Area under a curve *f(x)*

Area approximated by 4 rectangles

Area approximated by 10 rectangles

Area approximated by 20 rectangles

An interesting relationship in calculus is that the derivative and the integral are inverse processes. Much like subtraction reverses addition; differentiation (finding the derivative) reverses integration. The reverse of this statement, integration reverses differentiation, is also true. This relationship between derivatives and integrals is referred to as the "Fundamental Theorem of Calculus". The Fundamental Theorem of Calculus allows integrals to be used in motion problems and derivatives to be used in area problems.

WHO INVENTED CALCULUS?

Pinpointing who invented calculus is a difficult task. The current content that comprises calculus has been the result of the efforts of numerous scientists. These scientists have come from a variety of different scientific backgrounds and represent many nations and both genders. History, however, typically recognizes the contributions of two scientists as having laid the foundations for modern calculus: Gottfried Wilhelm Leibniz (1646-1716) and Sir Isaac Newton (1642-1727).

Leibniz was born in Leipzig, Germany, and had a Ph.D. in law from the University of Altdorf. He had no formal training in mathematics. Leibniz taught himself mathematics by reading papers and journals. Newton was born in Woolsthorpe, England. He received his master's degree in mathematics from the University of Cambridge.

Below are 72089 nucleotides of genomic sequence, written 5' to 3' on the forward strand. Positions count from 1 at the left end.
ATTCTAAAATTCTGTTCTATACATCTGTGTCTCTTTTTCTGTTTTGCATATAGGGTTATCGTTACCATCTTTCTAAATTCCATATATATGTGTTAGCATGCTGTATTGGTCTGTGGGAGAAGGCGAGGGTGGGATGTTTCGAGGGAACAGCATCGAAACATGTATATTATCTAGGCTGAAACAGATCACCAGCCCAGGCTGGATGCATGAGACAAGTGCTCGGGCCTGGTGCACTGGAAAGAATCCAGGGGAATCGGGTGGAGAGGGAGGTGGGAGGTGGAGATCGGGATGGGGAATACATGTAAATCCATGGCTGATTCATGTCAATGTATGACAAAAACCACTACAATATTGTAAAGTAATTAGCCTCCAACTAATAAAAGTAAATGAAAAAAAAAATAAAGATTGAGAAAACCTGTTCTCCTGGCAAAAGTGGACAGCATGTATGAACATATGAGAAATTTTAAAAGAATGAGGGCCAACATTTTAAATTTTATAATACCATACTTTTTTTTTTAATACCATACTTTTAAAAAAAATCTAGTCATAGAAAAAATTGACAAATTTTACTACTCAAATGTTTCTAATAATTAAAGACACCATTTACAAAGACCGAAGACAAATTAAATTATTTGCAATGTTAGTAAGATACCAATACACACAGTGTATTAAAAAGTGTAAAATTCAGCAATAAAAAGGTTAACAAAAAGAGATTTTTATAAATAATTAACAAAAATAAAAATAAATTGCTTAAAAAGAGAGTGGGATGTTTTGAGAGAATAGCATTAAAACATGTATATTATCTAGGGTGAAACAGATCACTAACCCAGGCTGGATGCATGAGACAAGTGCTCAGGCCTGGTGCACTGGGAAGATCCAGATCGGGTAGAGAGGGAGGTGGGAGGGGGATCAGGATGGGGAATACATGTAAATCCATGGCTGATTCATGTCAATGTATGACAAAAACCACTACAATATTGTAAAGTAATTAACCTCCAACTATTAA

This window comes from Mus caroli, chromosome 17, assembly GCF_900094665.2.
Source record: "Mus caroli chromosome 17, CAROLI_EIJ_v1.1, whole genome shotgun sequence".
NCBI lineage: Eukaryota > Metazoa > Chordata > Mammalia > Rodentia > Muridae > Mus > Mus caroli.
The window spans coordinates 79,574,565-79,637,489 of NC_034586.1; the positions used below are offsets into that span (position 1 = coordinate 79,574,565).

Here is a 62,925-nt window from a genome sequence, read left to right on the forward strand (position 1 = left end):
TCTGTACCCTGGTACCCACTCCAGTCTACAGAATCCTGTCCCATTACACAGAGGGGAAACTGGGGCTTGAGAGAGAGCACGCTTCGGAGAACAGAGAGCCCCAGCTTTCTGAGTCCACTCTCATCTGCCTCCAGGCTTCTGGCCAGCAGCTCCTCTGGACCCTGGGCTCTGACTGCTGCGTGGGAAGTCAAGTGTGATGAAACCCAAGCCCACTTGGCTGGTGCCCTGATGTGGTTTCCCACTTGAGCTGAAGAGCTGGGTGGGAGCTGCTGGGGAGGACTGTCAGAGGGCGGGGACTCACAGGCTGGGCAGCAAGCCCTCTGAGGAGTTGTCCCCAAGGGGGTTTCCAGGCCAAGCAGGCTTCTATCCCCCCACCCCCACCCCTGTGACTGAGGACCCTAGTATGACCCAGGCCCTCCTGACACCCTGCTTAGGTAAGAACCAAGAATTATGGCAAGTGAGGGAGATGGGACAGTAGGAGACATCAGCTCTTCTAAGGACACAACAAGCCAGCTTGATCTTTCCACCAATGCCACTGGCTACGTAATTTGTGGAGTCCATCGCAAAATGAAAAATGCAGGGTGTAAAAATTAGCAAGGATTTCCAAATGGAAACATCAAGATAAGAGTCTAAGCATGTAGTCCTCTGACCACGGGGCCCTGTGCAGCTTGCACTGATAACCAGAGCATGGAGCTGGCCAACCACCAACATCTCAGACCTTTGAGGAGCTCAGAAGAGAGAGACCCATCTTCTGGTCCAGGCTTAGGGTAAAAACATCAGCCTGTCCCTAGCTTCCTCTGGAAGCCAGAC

The question of who invented calculus was debated throughout Leibniz's and Newton's lives. Most scientists on the continent of Europe credited Leibniz as the inventor of calculus, whereas most scientists in England credited Newton as the inventor of calculus. History suggests that both of these men independently discovered the Fundamental Theorem of Calculus, which describes the relationship between derivatives and integrals.

The contributions of Leibniz and Newton have often been separated based on their area of concentration. Leibniz was primarily interested in examining methods for finding the area beneath a curve and extending these methods to the examination of volumes. This led him to detailed investigations of the integral concept.

Leibniz is also credited for creating a notation for the integral, ∫. The integral symbol looks like an elongated S. Because finding the area under a curve requires summing rectangles, Leibniz used the integral sign to indicate the summing process. Leibniz is also credited for developing d notation for finding a derivative. Both of these symbols are still used in calculus today.